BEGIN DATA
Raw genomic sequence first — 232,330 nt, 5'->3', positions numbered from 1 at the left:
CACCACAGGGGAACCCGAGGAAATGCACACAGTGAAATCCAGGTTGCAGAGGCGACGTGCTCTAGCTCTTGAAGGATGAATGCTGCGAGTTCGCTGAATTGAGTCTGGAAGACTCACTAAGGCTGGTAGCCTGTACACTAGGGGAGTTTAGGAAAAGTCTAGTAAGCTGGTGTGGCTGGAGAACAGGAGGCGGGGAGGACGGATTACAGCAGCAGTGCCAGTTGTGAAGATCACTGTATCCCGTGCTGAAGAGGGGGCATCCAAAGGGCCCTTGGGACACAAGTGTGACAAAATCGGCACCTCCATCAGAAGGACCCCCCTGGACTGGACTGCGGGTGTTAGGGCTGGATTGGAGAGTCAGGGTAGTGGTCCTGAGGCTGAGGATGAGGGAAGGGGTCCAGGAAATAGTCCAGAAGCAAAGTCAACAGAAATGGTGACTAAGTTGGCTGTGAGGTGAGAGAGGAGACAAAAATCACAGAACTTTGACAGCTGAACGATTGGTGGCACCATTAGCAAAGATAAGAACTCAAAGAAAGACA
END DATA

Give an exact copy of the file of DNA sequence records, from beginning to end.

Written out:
Raw genomic sequence first — 232,330 nt, 5'->3', positions numbered from 1 at the left:
CACCACAGGGGAACCCGAGGAAATGCACACAGTGAAATCCAGGTTGCAGAGGCGACGTGCTCTAGCTCTTGAAGGATGAATGCTGCGAGTTCGCTGAATTGAGTCTGGAAGACTCACTAAGGCTGGTAGCCTGTACACTAGGGGAGTTTAGGAAAAGTCTAGTAAGCTGGTGTGGCTGGAGAACAGGAGGCGGGGAGGACGGATTACAGCAGCAGTGCCAGTTGTGAAGATCACTGTATCCCGTGCTGAAGAGGGGGCATCCAAAGGGCCCTTGGGACACAAGTGTGACAAAATCGGCACCTCCATCAGAAGGACCCCCCTGGACTGGACTGCGGGTGTTAGGGCTGGATTGGAGAGTCAGGGTAGTGGTCCTGAGGCTGAGGATGAGGGAAGGGGTCCAGGAAATAGTCCAGAAGCAAAGTCAACAGAAATGGTGACTAAGTTGGCTGTGAGGTGAGAGAGGAGACAAAAATCACAGAACTTTGACAGCTGAACGATTGGTGGCACCATTAGCAAAGATAAGAACTCAAAGAAAGACA